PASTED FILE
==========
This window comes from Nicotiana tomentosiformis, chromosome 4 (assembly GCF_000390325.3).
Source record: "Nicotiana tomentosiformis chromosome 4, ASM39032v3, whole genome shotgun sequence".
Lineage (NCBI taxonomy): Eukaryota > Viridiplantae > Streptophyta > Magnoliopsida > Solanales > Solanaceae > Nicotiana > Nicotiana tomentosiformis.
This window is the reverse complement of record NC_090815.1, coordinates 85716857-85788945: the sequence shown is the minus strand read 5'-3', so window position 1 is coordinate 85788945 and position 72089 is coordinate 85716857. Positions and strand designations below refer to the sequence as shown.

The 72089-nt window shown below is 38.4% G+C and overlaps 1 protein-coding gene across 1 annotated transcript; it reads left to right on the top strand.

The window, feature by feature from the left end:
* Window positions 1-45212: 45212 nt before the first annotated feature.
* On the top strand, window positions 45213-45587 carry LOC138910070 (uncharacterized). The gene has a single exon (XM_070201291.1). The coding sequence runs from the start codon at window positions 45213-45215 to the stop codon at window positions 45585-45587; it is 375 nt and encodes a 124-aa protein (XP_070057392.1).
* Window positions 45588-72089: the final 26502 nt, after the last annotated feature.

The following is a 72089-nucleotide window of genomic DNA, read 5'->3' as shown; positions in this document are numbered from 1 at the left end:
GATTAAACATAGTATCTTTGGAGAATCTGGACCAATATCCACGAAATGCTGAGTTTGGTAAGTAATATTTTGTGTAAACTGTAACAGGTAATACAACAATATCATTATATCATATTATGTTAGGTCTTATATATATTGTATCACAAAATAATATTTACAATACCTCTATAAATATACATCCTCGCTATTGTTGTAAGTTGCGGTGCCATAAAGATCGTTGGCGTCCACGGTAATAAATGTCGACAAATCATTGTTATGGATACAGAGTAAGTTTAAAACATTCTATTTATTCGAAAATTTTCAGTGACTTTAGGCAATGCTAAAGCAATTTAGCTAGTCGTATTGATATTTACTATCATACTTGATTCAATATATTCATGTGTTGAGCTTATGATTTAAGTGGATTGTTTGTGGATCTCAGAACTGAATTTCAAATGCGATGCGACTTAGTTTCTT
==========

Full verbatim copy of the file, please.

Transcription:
This window comes from Nicotiana tomentosiformis, chromosome 4 (assembly GCF_000390325.3).
Source record: "Nicotiana tomentosiformis chromosome 4, ASM39032v3, whole genome shotgun sequence".
Lineage (NCBI taxonomy): Eukaryota > Viridiplantae > Streptophyta > Magnoliopsida > Solanales > Solanaceae > Nicotiana > Nicotiana tomentosiformis.
This window is the reverse complement of record NC_090815.1, coordinates 85716857-85788945: the sequence shown is the minus strand read 5'-3', so window position 1 is coordinate 85788945 and position 72089 is coordinate 85716857. Positions and strand designations below refer to the sequence as shown.

The 72089-nt window shown below is 38.4% G+C and overlaps 1 protein-coding gene across 1 annotated transcript; it reads left to right on the top strand.

The window, feature by feature from the left end:
* Window positions 1-45212: 45212 nt before the first annotated feature.
* On the top strand, window positions 45213-45587 carry LOC138910070 (uncharacterized). The gene has a single exon (XM_070201291.1). The coding sequence runs from the start codon at window positions 45213-45215 to the stop codon at window positions 45585-45587; it is 375 nt and encodes a 124-aa protein (XP_070057392.1).
* Window positions 45588-72089: the final 26502 nt, after the last annotated feature.

The following is a 72089-nucleotide window of genomic DNA, read 5'->3' as shown; positions in this document are numbered from 1 at the left end:
GATTAAACATAGTATCTTTGGAGAATCTGGACCAATATCCACGAAATGCTGAGTTTGGTAAGTAATATTTTGTGTAAACTGTAACAGGTAATACAACAATATCATTATATCATATTATGTTAGGTCTTATATATATTGTATCACAAAATAATATTTACAATACCTCTATAAATATACATCCTCGCTATTGTTGTAAGTTGCGGTGCCATAAAGATCGTTGGCGTCCACGGTAATAAATGTCGACAAATCATTGTTATGGATACAGAGTAAGTTTAAAACATTCTATTTATTCGAAAATTTTCAGTGACTTTAGGCAATGCTAAAGCAATTTAGCTAGTCGTATTGATATTTACTATCATACTTGATTCAATATATTCATGTGTTGAGCTTATGATTTAAGTGGATTGTTTGTGGATCTCAGAACTGAATTTCAAATGCGATGCGACTTAGTTTCTT